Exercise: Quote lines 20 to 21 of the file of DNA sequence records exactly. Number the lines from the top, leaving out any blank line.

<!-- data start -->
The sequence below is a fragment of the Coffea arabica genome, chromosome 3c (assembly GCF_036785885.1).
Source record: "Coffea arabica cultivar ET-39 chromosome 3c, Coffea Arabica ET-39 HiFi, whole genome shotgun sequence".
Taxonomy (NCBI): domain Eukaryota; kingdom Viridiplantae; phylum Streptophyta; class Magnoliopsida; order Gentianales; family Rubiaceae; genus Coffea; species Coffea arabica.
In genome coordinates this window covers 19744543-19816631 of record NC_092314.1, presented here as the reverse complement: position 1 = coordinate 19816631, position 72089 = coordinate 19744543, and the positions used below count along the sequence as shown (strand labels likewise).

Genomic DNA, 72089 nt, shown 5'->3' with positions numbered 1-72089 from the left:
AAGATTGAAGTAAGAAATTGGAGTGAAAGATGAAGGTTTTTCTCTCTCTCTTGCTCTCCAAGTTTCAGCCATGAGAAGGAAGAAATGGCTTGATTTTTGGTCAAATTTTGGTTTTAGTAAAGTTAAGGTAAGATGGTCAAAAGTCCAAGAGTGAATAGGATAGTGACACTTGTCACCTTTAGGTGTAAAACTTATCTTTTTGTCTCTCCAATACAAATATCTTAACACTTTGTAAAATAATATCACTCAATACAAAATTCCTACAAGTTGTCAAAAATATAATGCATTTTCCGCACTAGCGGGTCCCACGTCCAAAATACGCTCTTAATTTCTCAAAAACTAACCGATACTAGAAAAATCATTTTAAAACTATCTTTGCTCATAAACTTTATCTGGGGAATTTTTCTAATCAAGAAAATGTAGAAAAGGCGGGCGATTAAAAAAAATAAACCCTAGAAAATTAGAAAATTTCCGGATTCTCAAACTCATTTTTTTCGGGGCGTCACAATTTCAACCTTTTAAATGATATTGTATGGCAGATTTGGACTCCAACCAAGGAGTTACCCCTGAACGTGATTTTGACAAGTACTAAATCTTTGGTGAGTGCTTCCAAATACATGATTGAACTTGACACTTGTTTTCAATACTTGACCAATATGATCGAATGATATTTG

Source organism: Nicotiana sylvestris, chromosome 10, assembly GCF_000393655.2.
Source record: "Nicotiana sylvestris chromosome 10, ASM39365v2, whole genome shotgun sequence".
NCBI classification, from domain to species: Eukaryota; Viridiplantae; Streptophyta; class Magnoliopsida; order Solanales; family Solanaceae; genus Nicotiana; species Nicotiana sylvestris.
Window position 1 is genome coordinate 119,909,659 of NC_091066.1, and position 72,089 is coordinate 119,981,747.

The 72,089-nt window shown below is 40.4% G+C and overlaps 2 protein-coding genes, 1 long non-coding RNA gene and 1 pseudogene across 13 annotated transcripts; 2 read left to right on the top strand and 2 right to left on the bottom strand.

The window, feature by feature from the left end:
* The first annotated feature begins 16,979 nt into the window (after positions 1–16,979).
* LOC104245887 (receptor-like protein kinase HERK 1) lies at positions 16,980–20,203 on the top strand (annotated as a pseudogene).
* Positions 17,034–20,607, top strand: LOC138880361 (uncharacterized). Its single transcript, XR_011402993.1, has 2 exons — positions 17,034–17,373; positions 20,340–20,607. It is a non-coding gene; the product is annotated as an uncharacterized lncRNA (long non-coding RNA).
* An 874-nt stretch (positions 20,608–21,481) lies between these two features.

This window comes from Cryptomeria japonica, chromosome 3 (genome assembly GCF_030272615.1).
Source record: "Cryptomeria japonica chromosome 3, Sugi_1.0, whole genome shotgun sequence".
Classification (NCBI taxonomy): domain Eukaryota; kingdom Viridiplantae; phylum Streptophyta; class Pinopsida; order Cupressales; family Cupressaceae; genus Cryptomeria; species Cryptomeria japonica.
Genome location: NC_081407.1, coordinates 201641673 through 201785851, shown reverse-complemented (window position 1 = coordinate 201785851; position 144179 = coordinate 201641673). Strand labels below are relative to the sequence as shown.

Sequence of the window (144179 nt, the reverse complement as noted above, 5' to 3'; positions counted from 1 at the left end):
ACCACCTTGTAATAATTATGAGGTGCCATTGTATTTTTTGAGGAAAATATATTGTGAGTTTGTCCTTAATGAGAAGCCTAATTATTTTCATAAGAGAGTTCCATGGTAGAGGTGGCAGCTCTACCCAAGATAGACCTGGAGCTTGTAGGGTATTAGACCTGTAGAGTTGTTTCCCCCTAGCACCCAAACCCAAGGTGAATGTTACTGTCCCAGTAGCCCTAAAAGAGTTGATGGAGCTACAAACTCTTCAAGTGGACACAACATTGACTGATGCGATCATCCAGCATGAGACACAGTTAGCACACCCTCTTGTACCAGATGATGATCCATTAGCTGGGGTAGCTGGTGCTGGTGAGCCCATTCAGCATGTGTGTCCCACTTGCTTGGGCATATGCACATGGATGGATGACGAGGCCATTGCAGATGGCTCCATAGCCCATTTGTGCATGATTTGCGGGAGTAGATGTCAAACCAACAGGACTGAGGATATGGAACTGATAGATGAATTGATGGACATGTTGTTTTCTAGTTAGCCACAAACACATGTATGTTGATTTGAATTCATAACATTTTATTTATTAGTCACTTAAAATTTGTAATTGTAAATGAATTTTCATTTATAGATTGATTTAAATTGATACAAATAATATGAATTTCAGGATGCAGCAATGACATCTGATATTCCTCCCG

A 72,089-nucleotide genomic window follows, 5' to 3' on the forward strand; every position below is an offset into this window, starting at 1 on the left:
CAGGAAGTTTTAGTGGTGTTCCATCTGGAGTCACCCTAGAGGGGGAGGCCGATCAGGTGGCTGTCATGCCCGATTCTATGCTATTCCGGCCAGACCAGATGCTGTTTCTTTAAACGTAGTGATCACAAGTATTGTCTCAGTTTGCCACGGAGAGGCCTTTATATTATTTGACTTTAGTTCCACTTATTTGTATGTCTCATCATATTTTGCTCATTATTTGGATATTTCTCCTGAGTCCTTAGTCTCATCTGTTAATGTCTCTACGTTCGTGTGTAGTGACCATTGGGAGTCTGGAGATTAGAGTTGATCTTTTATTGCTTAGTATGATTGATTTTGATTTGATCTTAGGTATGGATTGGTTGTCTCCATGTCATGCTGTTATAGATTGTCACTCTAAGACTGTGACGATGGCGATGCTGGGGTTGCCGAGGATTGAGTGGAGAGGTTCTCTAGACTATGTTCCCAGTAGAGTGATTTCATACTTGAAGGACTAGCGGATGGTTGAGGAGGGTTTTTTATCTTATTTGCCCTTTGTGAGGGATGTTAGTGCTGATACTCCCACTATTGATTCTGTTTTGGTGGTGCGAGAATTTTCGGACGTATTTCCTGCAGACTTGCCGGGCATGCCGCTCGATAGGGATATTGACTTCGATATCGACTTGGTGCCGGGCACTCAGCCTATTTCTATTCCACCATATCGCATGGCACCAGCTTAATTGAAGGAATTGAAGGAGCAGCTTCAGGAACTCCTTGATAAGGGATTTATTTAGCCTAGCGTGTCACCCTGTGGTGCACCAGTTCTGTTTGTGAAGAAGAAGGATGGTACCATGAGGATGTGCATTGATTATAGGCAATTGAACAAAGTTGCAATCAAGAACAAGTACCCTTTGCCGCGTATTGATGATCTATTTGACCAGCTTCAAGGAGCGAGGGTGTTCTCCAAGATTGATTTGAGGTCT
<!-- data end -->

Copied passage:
Genome location: NC_081407.1, coordinates 201641673 through 201785851, shown reverse-complemented (window position 1 = coordinate 201785851; position 144179 = coordinate 201641673). Strand labels below are relative to the sequence as shown.

Sequence of the window (144179 nt, the reverse complement as noted above, 5' to 3'; positions counted from 1 at the left end):